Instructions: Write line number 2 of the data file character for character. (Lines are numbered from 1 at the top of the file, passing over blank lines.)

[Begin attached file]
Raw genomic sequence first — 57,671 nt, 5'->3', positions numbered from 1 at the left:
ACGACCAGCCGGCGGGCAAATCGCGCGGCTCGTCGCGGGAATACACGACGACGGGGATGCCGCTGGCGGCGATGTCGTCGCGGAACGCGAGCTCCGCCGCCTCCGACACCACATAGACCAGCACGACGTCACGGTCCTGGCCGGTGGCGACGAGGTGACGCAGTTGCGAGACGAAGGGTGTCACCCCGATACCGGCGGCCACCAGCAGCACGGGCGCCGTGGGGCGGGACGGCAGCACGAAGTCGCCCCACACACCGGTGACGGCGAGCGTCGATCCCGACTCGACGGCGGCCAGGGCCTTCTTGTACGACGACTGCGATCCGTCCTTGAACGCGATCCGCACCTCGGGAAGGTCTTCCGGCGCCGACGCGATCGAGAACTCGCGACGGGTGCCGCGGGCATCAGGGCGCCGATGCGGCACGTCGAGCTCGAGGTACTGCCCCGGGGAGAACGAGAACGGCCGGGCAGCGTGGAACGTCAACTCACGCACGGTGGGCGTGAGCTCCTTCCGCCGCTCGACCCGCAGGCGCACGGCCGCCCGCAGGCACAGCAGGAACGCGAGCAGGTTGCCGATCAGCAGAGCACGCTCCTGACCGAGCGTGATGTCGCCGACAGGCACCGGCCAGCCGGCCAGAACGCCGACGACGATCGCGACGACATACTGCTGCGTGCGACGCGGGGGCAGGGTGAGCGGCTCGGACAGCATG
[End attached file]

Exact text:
ACGACCAGCCGGCGGGCAAATCGCGCGGCTCGTCGCGGGAATACACGACGACGGGGATGCCGCTGGCGGCGATGTCGTCGCGGAACGCGAGCTCCGCCGCCTCCGACACCACATAGACCAGCACGACGTCACGGTCCTGGCCGGTGGCGACGAGGTGACGCAGTTGCGAGACGAAGGGTGTCACCCCGATACCGGCGGCCACCAGCAGCACGGGCGCCGTGGGGCGGGACGGCAGCACGAAGTCGCCCCACACACCGGTGACGGCGAGCGTCGATCCCGACTCGACGGCGGCCAGGGCCTTCTTGTACGACGACTGCGATCCGTCCTTGAACGCGATCCGCACCTCGGGAAGGTCTTCCGGCGCCGACGCGATCGAGAACTCGCGACGGGTGCCGCGGGCATCAGGGCGCCGATGCGGCACGTCGAGCTCGAGGTACTGCCCCGGGGAGAACGAGAACGGCCGGGCAGCGTGGAACGTCAACTCACGCACGGTGGGCGTGAGCTCCTTCCGCCGCTCGACCCGCAGGCGCACGGCCGCCCGCAGGCACAGCAGGAACGCGAGCAGGTTGCCGATCAGCAGAGCACGCTCCTGACCGAGCGTGATGTCGCCGACAGGCACCGGCCAGCCGGCCAGAACGCCGACGACGATCGCGACGACATACTGCTGCGTGCGACGCGGGGGCAGGGTGAGCGGCTCGGACAGCATG